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Every day, people both make decisions and regret decisions. Whether it is second-guessing a major life choice like one’s career or bemoaning the purchase of a particular shirt, the phenomenon of regret is familiar and tangible. It is important to learn more about this psychological occurrence in order to help people avoid regret by making better decisions in the future (Das & Kerr, 2010; Pieters & Zeelenberg, 2007). Learning about regret necessitates both learning how the inherent mechanism of regret works, and also what external circumstances affect the degree of the regret. Does being distracted on a cell phone while shopping at the grocery store make you more or less regretful? Can other disturbances actually help you make more satisfactory decisions? We hypothesize that the less attention an individual dedicates to a decision, the less regret he or she will experience.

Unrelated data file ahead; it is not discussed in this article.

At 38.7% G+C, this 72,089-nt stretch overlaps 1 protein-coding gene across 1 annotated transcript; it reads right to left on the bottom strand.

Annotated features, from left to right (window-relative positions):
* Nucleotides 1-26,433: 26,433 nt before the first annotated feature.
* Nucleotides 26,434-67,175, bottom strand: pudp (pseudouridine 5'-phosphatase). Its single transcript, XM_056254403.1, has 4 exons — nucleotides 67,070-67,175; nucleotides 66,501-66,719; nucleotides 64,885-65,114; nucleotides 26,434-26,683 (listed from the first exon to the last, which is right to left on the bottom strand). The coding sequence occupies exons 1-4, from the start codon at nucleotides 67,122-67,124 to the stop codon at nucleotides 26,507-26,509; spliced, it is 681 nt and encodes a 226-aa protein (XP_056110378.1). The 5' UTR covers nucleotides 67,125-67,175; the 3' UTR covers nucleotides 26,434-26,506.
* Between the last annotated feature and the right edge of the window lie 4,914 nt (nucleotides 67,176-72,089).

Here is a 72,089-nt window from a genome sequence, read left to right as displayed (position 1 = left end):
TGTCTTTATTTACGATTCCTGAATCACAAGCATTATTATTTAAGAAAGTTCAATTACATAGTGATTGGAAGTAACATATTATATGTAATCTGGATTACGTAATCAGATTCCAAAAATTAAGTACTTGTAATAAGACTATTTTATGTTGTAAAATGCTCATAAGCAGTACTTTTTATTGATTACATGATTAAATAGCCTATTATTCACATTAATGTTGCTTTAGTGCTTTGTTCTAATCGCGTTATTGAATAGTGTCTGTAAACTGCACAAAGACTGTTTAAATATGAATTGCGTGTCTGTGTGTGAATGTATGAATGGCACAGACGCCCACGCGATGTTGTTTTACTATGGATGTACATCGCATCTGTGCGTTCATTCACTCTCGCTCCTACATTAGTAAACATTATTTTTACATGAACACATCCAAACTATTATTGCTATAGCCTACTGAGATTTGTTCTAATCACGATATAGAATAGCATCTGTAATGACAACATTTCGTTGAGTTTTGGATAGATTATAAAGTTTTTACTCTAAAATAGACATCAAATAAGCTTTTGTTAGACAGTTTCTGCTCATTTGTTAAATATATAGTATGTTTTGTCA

In this research paper we will explore the intersection of two large bodies of research on the topics of cognitive load theory and decision regret and investigate whether individuals subject to a cognitive load during a decision will subsequently experience more or less decision regret. Before discussing our experiment, though, we will conduct an in-depth research analysis on each of these topics. This literature review will include a general introduction to cognitive load theory and regret, various frameworks through which to understand both topics, and some practical applications and implications for each body of research. We will then synthesize the information and construct the hypothesis that an individual under a cognitive load will experience less regret than an unrestrained individual. Following that, we will go through the mechanics of the experiment and present the results of the data obtained. Lastly, we will discuss the results and develop some conclusions.
cognitive load, memory, decision regret
Date Posted: 28 October 2014